Australian Health Protection Principal Committee (AHPPC) statement on tobacco use, e-cigarette use and COVID-19
A statement from the Australian Health Protection Principal Committee (AHPPC) about tobacco use, e-cigarette use and COVID-19.
- Growing evidence suggests that smokers are more likely to develop severe COVID-19 disease. However, there is currently insufficient evidence available to conclude whether or not smoking increases susceptibility to contracting COVID-19.
- Quitting smoking now could reduce the severity of disease for anyone who contracts COVID-19.
- Quitting smoking now could help smokers improve their health and reduce underlying demands on Australia’s health system now and into the future.
- Tobacco use is a major cause of cardiovascular disease, at least 16 types of cancer, respiratory disease and type 2 diabetes, and COVID-19 patients with these health conditions have been observed to suffer worse outcomes.
- Irrespective of the relationship between smoking and COVID-19, quitting smoking at any age is beneficial to health. There is no safe level of tobacco consumption.
- There is currently no direct evidence available examining the impacts of e-cigarette use on COVID-19 disease susceptibility and/or progression. However, there is increasing evidence that e-cigarette use poses a range of harms to the heart and lungs.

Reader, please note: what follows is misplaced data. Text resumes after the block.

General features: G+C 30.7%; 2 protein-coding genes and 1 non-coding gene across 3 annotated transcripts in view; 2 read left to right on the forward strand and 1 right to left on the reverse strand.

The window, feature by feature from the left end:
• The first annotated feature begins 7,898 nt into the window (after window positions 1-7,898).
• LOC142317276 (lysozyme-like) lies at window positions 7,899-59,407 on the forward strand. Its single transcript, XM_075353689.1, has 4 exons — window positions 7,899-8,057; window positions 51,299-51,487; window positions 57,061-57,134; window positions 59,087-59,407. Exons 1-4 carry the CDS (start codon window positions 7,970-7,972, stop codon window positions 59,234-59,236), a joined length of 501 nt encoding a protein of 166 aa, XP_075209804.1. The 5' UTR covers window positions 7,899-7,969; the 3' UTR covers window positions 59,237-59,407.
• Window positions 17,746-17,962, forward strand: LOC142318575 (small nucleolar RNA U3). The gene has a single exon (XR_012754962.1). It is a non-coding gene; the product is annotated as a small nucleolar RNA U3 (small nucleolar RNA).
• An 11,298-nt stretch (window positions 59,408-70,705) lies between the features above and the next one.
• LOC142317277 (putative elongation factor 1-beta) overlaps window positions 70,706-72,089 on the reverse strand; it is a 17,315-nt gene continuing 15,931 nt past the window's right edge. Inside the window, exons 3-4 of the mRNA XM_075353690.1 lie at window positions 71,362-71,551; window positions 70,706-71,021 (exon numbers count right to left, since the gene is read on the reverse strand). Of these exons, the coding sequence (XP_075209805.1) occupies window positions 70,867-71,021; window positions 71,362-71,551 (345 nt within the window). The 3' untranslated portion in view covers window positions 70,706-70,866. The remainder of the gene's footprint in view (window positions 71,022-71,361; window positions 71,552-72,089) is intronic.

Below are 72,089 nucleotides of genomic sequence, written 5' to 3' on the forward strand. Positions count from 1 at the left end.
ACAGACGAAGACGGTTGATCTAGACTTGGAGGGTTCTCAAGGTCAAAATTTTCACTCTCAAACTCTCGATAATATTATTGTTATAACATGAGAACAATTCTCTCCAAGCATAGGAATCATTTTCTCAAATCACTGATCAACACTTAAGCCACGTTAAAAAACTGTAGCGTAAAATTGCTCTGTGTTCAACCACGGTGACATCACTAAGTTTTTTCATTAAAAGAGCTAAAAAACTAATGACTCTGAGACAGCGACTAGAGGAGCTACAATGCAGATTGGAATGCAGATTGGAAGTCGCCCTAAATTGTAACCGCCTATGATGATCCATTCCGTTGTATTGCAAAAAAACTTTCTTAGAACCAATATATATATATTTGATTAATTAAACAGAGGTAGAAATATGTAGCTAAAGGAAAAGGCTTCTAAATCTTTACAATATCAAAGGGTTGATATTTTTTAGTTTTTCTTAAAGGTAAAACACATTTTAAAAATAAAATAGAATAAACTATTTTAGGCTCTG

- Clinicians should use the opportunity to intervene with patients who are smokers or users of e-cigarettes and discuss options for quitting.
- Tobacco use was estimated to kill almost 21,000 Australians in 2015 and remains the leading cause of preventable death and disability in Australia.
- All Australian Governments are committed to reducing the prevalence of smoking and its associated health, social and economic costs, and the inequalities it causes.
- Up to two‑thirds of deaths in tobacco smokers can be attributed to smoking, and long term smokers die an average of 10 years earlier than non‑smokers.
- Smoking cessation has immediate and long-term benefits. Individuals who quit smoking are less likely to develop chronic conditions related to smoking, and experience fewer hospital admissions for respiratory infections including COVID-19 and influenza.
- WHO Statement on COVID-19 and smoking
- South Australian Health and Medical Research Institute COVID-19 and smoking brief
- Quit Victoria — Information for health professionals
- Quit Victoria COVID19 and smoking FAQs
- Cancer Council Victoria facts and issues
- Article 5.3 of the WHO Framework Convention on Tobacco Control & the COVID19 Pandemic
Contacts for evidence-based smoking cessation support
Contact Quitline for help to quit smoking. You can call the hotline on 13 QUIT between 8am and 8pm Monday to Friday, to talk to a counsellor or request a callback. They also offer an online chat service and have resources for health professionals. Visit their website for more information.